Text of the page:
Philadelphia cops arrest Black Lives Matter activists

Activists celebrate release from jail; Scott Williams, second from right.WW photo: Joseph Piette

Activists celebrate release from jail; Scott Williams, second from right.
WW photo: Joseph Piette

Philadelphia Police Chief Charles Ramsey and District Attorney Seth Williams planned to address a local Town Hall on March 19 with the intention of whitewashing recent police killings which have led to the movement against police brutality rocking the city and the country.

Before the event could start, however, around 40 demonstrators from the Philadelphia Coalition for REAL (Racial, Economic and Legal) Justice as well as Action against Black Genocide, the Trayvon Martin Organizing Committee and others confronted these establishment figures with chants of “No justice, no peace, no racist police!”

When the protesters stepped in front of the speakers, top civilian affairs police started aggressively pushing them. The scene erupted as more police attacked protesters, trying to start fights. Leading activists, including some who had not even been at the front of the crowd, were arrested.

This explosion of violence by the police was posted immediately on the Internet. Media from across the U.S. showed that the people of Philadelphia have a serious problem with police racism and corruption.

The Black Lives Matter Movement in Philadelphia has been taking on one of the country’s most notoriously racist, corrupt and violent police organizations. Earlier that day, DA Williams had announced that the city would not be pressing charges against any Philadelphia police officers in the Dec. 15, 2014, police killing of Brandon Tate-Brown.

The incident, involving two cops who shot Tate-Brown in the back of the head after pulling him over in the middle of the night — he was “driving while Black” — led to organizing by the Philadelphia Coalition for REAL Justice, along with Tate-Brown’s mother, Tonya Brown.

Police Chief Ramsey, who is currently President Obama’s “Top Cop” and leader of Washington’s Task Force on 21st Century Policing, has refused to release the tapes in the case of Brandon Tate-Brown. He also refuses to identify the police officers who killed Tate-Brown. Rather, Ramsey has attempted to pacify the movement through “soft” policing: using informants, a strong police presence and civilian affairs officers who try to befriend demonstrators. This is so he won’t have to arrest demonstrators and can keep his image as a progressive police chief.

While he has built the image of the ultimate “good cop,” Ramsey’s history is quite the opposite. As police chief in Washington, D.C., Ramsey led illegal mass arrests of thousands of protesters in 2000, 2002 and 2003. Since taking over the Philadelphia police in 2008, he has trained 1,500 in the use of AR-15 assault rifles. That means the Philly police are ready at any moment to wage war against this majority-Black city, which the Philadelphia Inquirer describes as “the poorest big city in America.”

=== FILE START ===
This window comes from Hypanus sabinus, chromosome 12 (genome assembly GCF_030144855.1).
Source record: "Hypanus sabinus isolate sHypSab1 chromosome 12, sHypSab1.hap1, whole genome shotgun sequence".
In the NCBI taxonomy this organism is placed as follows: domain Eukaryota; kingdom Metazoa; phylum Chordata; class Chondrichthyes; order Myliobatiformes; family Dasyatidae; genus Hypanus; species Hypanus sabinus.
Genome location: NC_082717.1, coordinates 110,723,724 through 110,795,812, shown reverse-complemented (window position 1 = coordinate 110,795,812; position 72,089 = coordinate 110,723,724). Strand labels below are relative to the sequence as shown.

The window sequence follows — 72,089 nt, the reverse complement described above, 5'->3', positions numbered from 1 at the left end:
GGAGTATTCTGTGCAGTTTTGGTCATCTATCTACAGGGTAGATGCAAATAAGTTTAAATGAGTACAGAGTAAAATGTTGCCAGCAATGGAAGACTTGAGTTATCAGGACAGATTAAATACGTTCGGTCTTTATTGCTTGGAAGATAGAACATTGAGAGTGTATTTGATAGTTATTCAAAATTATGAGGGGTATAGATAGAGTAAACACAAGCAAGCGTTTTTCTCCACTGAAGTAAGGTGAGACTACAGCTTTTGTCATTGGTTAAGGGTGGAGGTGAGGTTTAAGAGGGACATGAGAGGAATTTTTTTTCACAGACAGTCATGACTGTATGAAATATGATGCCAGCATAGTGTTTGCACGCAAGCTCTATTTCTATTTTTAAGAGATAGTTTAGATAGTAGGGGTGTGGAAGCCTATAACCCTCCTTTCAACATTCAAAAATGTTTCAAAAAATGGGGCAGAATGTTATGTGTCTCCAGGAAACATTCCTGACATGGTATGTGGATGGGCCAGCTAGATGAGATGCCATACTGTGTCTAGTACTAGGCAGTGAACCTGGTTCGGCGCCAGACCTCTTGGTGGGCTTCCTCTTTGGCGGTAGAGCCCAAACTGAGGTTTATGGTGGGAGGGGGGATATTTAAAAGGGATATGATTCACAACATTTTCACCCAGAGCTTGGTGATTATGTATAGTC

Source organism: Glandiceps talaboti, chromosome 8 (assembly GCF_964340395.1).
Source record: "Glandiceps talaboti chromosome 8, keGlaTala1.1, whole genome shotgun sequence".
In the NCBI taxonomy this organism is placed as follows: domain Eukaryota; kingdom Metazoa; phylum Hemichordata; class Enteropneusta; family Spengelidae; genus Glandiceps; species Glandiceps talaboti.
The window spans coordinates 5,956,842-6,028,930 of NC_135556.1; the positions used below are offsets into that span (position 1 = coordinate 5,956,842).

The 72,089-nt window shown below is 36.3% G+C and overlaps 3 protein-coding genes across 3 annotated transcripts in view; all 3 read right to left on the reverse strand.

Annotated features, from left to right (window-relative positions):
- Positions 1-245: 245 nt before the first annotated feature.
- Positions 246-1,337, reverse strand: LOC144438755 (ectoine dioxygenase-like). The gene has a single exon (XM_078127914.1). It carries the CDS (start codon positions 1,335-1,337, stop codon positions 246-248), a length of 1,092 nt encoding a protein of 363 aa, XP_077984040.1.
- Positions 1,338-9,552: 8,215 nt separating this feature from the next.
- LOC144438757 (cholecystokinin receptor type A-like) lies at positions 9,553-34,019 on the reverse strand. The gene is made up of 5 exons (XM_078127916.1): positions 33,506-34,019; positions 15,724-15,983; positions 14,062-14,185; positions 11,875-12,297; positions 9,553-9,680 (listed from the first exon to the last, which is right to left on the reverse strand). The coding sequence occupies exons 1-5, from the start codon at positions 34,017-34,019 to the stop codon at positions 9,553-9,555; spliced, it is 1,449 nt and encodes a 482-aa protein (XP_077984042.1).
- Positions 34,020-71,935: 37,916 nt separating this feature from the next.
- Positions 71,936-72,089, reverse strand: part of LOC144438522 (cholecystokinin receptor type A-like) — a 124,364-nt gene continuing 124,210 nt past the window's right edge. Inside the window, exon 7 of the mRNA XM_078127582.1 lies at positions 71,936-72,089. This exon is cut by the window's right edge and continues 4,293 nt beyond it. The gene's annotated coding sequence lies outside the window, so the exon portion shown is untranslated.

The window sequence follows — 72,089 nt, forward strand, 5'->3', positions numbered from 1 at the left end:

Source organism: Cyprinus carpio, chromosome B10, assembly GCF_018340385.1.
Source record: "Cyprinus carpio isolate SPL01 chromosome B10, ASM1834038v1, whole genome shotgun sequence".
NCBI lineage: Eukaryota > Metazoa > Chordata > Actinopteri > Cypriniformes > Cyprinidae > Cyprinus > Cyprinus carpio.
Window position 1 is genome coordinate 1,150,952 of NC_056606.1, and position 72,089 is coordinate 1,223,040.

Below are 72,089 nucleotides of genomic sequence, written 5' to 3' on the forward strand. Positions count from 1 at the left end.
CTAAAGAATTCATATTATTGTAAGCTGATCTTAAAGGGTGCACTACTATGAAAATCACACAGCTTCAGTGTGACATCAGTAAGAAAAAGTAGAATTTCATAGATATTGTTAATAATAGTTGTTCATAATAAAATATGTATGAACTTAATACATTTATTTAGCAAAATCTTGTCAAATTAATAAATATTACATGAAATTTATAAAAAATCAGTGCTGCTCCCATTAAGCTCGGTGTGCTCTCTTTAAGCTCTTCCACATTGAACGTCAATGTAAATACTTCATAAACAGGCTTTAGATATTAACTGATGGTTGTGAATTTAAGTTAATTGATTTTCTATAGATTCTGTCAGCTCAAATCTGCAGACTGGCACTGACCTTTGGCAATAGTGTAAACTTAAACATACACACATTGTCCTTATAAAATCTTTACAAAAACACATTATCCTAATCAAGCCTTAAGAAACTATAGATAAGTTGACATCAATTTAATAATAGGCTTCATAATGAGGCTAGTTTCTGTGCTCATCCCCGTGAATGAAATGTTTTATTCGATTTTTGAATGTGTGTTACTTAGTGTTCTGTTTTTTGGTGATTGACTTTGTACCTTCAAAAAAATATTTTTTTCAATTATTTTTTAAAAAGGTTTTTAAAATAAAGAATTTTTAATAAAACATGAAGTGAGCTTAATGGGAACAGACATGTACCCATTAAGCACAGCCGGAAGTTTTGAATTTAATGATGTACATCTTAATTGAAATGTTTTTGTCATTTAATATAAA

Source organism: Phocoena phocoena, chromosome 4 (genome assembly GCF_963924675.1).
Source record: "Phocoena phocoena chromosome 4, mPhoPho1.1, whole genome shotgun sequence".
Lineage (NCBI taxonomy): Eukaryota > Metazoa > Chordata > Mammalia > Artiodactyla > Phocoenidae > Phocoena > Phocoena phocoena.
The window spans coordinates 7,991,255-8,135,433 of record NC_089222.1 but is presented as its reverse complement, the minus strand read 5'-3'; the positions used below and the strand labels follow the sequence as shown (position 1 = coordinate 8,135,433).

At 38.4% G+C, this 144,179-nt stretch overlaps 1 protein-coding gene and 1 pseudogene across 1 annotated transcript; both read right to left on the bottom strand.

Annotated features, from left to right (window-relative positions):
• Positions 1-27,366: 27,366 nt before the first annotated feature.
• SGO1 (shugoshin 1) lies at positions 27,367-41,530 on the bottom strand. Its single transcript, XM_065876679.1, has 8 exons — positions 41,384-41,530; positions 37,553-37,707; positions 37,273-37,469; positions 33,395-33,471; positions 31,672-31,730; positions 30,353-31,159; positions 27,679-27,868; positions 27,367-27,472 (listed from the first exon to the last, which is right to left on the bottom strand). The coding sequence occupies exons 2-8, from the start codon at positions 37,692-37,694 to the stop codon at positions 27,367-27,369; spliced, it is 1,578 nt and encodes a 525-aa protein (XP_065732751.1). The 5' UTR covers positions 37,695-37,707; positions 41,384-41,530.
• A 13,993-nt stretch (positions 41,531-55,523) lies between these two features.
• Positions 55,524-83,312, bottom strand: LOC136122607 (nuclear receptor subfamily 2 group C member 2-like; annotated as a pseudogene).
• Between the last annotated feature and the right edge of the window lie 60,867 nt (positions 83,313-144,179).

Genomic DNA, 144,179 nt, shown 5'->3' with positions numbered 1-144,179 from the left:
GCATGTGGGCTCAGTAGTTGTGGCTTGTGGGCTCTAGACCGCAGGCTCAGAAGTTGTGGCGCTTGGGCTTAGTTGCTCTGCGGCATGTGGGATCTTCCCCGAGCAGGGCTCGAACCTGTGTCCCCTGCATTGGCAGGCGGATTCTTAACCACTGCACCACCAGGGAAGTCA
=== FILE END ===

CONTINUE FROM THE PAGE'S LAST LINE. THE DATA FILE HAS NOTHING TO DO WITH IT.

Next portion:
Arrests in tradition of racist Rizzo

The Philadelphia police are historically a violent, criminal organization that crushes its opposition. Frank Rizzo, the right-wing police chief-turned-mayor in the 1960s and 1970s, used terror against the Black Panthers, anti-war activists and anyone building a strong political movement on the left.

Rizzo’s legacy is not a thing of the past. In the 1980s, the Philly police framed Mumia Abu-Jamal and tried to legally lynch him through the courts. In 1979 and 1985, the Philly police laid siege to the MOVE organization’s headquarters. On May 13, 1985, they shot over 1,000 rounds of ammunition and dropped explosives on the MOVE house from helicopters, eventually killing 11 people and burning down 65 houses in West Philadelphia.

The vicious machinations of the Philadelphia police did not end 30 years ago. Heavy repression in the buildup to the 2000 Republican Convention, the November 2011 eviction of Occupy Philadelphia and the current attack on the Black Lives Matter movement proves that the Philadelphia police — no matter how progressive their leadership wants to appear — is still a wildly repressive, anti-democratic organization.

In response to the latest incident, the Philadelphia Coalition for REAL Justice immediately released a statement condemning the police violence. “This is just another example of cops abusing their power. We have the right to peacefully assemble and question those in positions of power. Tonight, Philly police responded with arrests and threats of arrest,” said Deandra Jefferson.

The Philly Coalition for REAL Justice is demanding the release of the name of the officer who shot Brandon Tate-Brown and of the police tapes that show the killing, as well as that all charges be dropped against those arrested.

The movement against racist police brutality will continue until the killer cops are jailed and justice is won for Brandon Tate-Brown and all victims of police brutality. Now the struggle includes justice for the “Philly 10” and all those whose democratic rights are stolen and abused by police.

Williams is one of the 10 people targeted and arrested by Philadelphia police at the March 19 Town Hall.